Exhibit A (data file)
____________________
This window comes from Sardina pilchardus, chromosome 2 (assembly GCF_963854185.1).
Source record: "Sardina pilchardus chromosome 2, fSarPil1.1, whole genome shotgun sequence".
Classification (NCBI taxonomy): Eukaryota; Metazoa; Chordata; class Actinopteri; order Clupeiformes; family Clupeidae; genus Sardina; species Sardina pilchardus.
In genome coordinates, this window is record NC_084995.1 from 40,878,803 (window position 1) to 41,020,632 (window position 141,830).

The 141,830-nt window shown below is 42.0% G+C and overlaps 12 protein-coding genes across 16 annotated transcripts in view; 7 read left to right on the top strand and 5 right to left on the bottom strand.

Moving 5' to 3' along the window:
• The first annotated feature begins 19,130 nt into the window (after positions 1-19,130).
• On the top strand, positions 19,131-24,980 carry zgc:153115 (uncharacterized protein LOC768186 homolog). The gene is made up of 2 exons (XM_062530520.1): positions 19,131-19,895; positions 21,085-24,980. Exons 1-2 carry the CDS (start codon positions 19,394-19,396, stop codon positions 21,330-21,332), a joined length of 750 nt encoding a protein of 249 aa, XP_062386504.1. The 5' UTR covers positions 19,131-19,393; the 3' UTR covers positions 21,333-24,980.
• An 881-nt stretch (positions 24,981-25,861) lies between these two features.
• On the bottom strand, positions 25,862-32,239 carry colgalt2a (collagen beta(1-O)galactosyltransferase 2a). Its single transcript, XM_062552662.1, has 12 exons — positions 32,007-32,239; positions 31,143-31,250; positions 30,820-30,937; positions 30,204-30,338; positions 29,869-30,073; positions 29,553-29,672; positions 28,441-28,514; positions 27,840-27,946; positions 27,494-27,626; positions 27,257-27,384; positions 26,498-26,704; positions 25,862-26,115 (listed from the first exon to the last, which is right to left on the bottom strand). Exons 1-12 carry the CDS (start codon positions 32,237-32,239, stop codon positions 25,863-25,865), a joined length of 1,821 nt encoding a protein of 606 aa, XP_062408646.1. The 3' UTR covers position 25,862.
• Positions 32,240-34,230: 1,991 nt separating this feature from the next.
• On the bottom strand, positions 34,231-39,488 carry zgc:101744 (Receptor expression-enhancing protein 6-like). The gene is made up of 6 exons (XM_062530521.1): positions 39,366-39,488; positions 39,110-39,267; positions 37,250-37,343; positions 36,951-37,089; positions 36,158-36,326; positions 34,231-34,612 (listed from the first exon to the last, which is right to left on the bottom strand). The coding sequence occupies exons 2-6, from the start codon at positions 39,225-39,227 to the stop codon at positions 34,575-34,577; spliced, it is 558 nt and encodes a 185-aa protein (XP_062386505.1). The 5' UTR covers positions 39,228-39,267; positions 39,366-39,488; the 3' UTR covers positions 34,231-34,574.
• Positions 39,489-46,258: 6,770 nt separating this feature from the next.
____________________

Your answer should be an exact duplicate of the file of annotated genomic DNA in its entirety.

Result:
This window comes from Sardina pilchardus, chromosome 2 (assembly GCF_963854185.1).
Source record: "Sardina pilchardus chromosome 2, fSarPil1.1, whole genome shotgun sequence".
Classification (NCBI taxonomy): Eukaryota; Metazoa; Chordata; class Actinopteri; order Clupeiformes; family Clupeidae; genus Sardina; species Sardina pilchardus.
In genome coordinates, this window is record NC_084995.1 from 40,878,803 (window position 1) to 41,020,632 (window position 141,830).

The 141,830-nt window shown below is 42.0% G+C and overlaps 12 protein-coding genes across 16 annotated transcripts in view; 7 read left to right on the top strand and 5 right to left on the bottom strand.

Moving 5' to 3' along the window:
• The first annotated feature begins 19,130 nt into the window (after positions 1-19,130).
• On the top strand, positions 19,131-24,980 carry zgc:153115 (uncharacterized protein LOC768186 homolog). The gene is made up of 2 exons (XM_062530520.1): positions 19,131-19,895; positions 21,085-24,980. Exons 1-2 carry the CDS (start codon positions 19,394-19,396, stop codon positions 21,330-21,332), a joined length of 750 nt encoding a protein of 249 aa, XP_062386504.1. The 5' UTR covers positions 19,131-19,393; the 3' UTR covers positions 21,333-24,980.
• An 881-nt stretch (positions 24,981-25,861) lies between these two features.
• On the bottom strand, positions 25,862-32,239 carry colgalt2a (collagen beta(1-O)galactosyltransferase 2a). Its single transcript, XM_062552662.1, has 12 exons — positions 32,007-32,239; positions 31,143-31,250; positions 30,820-30,937; positions 30,204-30,338; positions 29,869-30,073; positions 29,553-29,672; positions 28,441-28,514; positions 27,840-27,946; positions 27,494-27,626; positions 27,257-27,384; positions 26,498-26,704; positions 25,862-26,115 (listed from the first exon to the last, which is right to left on the bottom strand). Exons 1-12 carry the CDS (start codon positions 32,237-32,239, stop codon positions 25,863-25,865), a joined length of 1,821 nt encoding a protein of 606 aa, XP_062408646.1. The 3' UTR covers position 25,862.
• Positions 32,240-34,230: 1,991 nt separating this feature from the next.
• On the bottom strand, positions 34,231-39,488 carry zgc:101744 (Receptor expression-enhancing protein 6-like). The gene is made up of 6 exons (XM_062530521.1): positions 39,366-39,488; positions 39,110-39,267; positions 37,250-37,343; positions 36,951-37,089; positions 36,158-36,326; positions 34,231-34,612 (listed from the first exon to the last, which is right to left on the bottom strand). The coding sequence occupies exons 2-6, from the start codon at positions 39,225-39,227 to the stop codon at positions 34,575-34,577; spliced, it is 558 nt and encodes a 185-aa protein (XP_062386505.1). The 5' UTR covers positions 39,228-39,267; positions 39,366-39,488; the 3' UTR covers positions 34,231-34,574.
• Positions 39,489-46,258: 6,770 nt separating this feature from the next.